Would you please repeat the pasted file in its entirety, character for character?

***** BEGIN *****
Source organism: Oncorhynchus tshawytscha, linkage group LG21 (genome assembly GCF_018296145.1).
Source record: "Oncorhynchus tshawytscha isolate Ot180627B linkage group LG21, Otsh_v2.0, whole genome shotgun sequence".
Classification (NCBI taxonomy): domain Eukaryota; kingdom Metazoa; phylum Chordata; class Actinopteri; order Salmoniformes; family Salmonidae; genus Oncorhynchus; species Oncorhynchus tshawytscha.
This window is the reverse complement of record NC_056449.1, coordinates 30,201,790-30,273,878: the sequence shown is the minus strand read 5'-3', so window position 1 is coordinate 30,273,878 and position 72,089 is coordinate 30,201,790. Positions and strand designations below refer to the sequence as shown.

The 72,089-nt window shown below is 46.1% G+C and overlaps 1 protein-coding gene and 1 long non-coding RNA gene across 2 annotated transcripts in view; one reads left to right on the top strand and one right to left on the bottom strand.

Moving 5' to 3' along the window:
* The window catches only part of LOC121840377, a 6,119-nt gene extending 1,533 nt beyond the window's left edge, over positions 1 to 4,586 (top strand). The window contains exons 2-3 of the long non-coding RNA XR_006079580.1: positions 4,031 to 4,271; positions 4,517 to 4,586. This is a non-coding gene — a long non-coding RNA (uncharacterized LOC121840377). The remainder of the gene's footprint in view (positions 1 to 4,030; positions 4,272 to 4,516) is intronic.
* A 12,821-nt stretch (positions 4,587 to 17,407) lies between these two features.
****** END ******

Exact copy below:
Source organism: Oncorhynchus tshawytscha, linkage group LG21 (genome assembly GCF_018296145.1).
Source record: "Oncorhynchus tshawytscha isolate Ot180627B linkage group LG21, Otsh_v2.0, whole genome shotgun sequence".
Classification (NCBI taxonomy): domain Eukaryota; kingdom Metazoa; phylum Chordata; class Actinopteri; order Salmoniformes; family Salmonidae; genus Oncorhynchus; species Oncorhynchus tshawytscha.
This window is the reverse complement of record NC_056449.1, coordinates 30,201,790-30,273,878: the sequence shown is the minus strand read 5'-3', so window position 1 is coordinate 30,273,878 and position 72,089 is coordinate 30,201,790. Positions and strand designations below refer to the sequence as shown.

The 72,089-nt window shown below is 46.1% G+C and overlaps 1 protein-coding gene and 1 long non-coding RNA gene across 2 annotated transcripts in view; one reads left to right on the top strand and one right to left on the bottom strand.

Moving 5' to 3' along the window:
* The window catches only part of LOC121840377, a 6,119-nt gene extending 1,533 nt beyond the window's left edge, over positions 1 to 4,586 (top strand). The window contains exons 2-3 of the long non-coding RNA XR_006079580.1: positions 4,031 to 4,271; positions 4,517 to 4,586. This is a non-coding gene — a long non-coding RNA (uncharacterized LOC121840377). The remainder of the gene's footprint in view (positions 1 to 4,030; positions 4,272 to 4,516) is intronic.
* A 12,821-nt stretch (positions 4,587 to 17,407) lies between these two features.